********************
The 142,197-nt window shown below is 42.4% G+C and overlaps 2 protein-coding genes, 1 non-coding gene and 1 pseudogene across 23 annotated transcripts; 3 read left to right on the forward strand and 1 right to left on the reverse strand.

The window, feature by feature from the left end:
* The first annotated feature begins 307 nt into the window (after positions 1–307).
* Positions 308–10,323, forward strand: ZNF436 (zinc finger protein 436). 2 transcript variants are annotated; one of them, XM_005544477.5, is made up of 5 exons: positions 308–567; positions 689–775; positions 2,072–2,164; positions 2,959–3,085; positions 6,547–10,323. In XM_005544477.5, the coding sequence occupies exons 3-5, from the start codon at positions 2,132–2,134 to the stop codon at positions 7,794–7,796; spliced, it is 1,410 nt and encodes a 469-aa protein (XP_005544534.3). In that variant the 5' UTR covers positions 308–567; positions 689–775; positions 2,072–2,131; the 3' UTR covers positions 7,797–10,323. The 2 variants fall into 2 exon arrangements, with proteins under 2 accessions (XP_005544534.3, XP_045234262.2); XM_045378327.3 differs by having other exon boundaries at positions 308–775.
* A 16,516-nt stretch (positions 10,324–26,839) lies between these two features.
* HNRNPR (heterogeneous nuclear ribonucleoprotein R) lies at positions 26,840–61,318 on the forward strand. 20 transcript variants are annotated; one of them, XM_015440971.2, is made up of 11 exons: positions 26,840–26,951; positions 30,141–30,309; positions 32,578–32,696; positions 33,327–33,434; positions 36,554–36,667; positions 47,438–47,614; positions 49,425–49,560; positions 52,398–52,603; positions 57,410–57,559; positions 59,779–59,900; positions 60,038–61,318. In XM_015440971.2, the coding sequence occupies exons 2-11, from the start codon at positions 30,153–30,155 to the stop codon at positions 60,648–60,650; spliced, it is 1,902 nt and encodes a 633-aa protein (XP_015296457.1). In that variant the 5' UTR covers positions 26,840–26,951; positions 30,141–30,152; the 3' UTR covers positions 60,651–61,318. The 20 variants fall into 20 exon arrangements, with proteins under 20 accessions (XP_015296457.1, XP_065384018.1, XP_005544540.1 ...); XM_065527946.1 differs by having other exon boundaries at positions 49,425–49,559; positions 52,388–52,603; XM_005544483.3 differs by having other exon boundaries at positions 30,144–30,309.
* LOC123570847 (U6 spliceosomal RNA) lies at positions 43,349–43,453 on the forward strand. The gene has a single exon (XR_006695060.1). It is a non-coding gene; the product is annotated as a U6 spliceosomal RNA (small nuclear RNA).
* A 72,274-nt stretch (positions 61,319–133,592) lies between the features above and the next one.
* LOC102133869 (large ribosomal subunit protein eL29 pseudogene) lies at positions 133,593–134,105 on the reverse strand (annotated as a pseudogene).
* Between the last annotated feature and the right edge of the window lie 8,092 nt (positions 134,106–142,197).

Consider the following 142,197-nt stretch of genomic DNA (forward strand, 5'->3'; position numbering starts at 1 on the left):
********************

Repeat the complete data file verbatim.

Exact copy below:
The 142,197-nt window shown below is 42.4% G+C and overlaps 2 protein-coding genes, 1 non-coding gene and 1 pseudogene across 23 annotated transcripts; 3 read left to right on the forward strand and 1 right to left on the reverse strand.

The window, feature by feature from the left end:
* The first annotated feature begins 307 nt into the window (after positions 1–307).
* Positions 308–10,323, forward strand: ZNF436 (zinc finger protein 436). 2 transcript variants are annotated; one of them, XM_005544477.5, is made up of 5 exons: positions 308–567; positions 689–775; positions 2,072–2,164; positions 2,959–3,085; positions 6,547–10,323. In XM_005544477.5, the coding sequence occupies exons 3-5, from the start codon at positions 2,132–2,134 to the stop codon at positions 7,794–7,796; spliced, it is 1,410 nt and encodes a 469-aa protein (XP_005544534.3). In that variant the 5' UTR covers positions 308–567; positions 689–775; positions 2,072–2,131; the 3' UTR covers positions 7,797–10,323. The 2 variants fall into 2 exon arrangements, with proteins under 2 accessions (XP_005544534.3, XP_045234262.2); XM_045378327.3 differs by having other exon boundaries at positions 308–775.
* A 16,516-nt stretch (positions 10,324–26,839) lies between these two features.
* HNRNPR (heterogeneous nuclear ribonucleoprotein R) lies at positions 26,840–61,318 on the forward strand. 20 transcript variants are annotated; one of them, XM_015440971.2, is made up of 11 exons: positions 26,840–26,951; positions 30,141–30,309; positions 32,578–32,696; positions 33,327–33,434; positions 36,554–36,667; positions 47,438–47,614; positions 49,425–49,560; positions 52,398–52,603; positions 57,410–57,559; positions 59,779–59,900; positions 60,038–61,318. In XM_015440971.2, the coding sequence occupies exons 2-11, from the start codon at positions 30,153–30,155 to the stop codon at positions 60,648–60,650; spliced, it is 1,902 nt and encodes a 633-aa protein (XP_015296457.1). In that variant the 5' UTR covers positions 26,840–26,951; positions 30,141–30,152; the 3' UTR covers positions 60,651–61,318. The 20 variants fall into 20 exon arrangements, with proteins under 20 accessions (XP_015296457.1, XP_065384018.1, XP_005544540.1 ...); XM_065527946.1 differs by having other exon boundaries at positions 49,425–49,559; positions 52,388–52,603; XM_005544483.3 differs by having other exon boundaries at positions 30,144–30,309.
* LOC123570847 (U6 spliceosomal RNA) lies at positions 43,349–43,453 on the forward strand. The gene has a single exon (XR_006695060.1). It is a non-coding gene; the product is annotated as a U6 spliceosomal RNA (small nuclear RNA).
* A 72,274-nt stretch (positions 61,319–133,592) lies between the features above and the next one.
* LOC102133869 (large ribosomal subunit protein eL29 pseudogene) lies at positions 133,593–134,105 on the reverse strand (annotated as a pseudogene).
* Between the last annotated feature and the right edge of the window lie 8,092 nt (positions 134,106–142,197).

Consider the following 142,197-nt stretch of genomic DNA (forward strand, 5'->3'; position numbering starts at 1 on the left):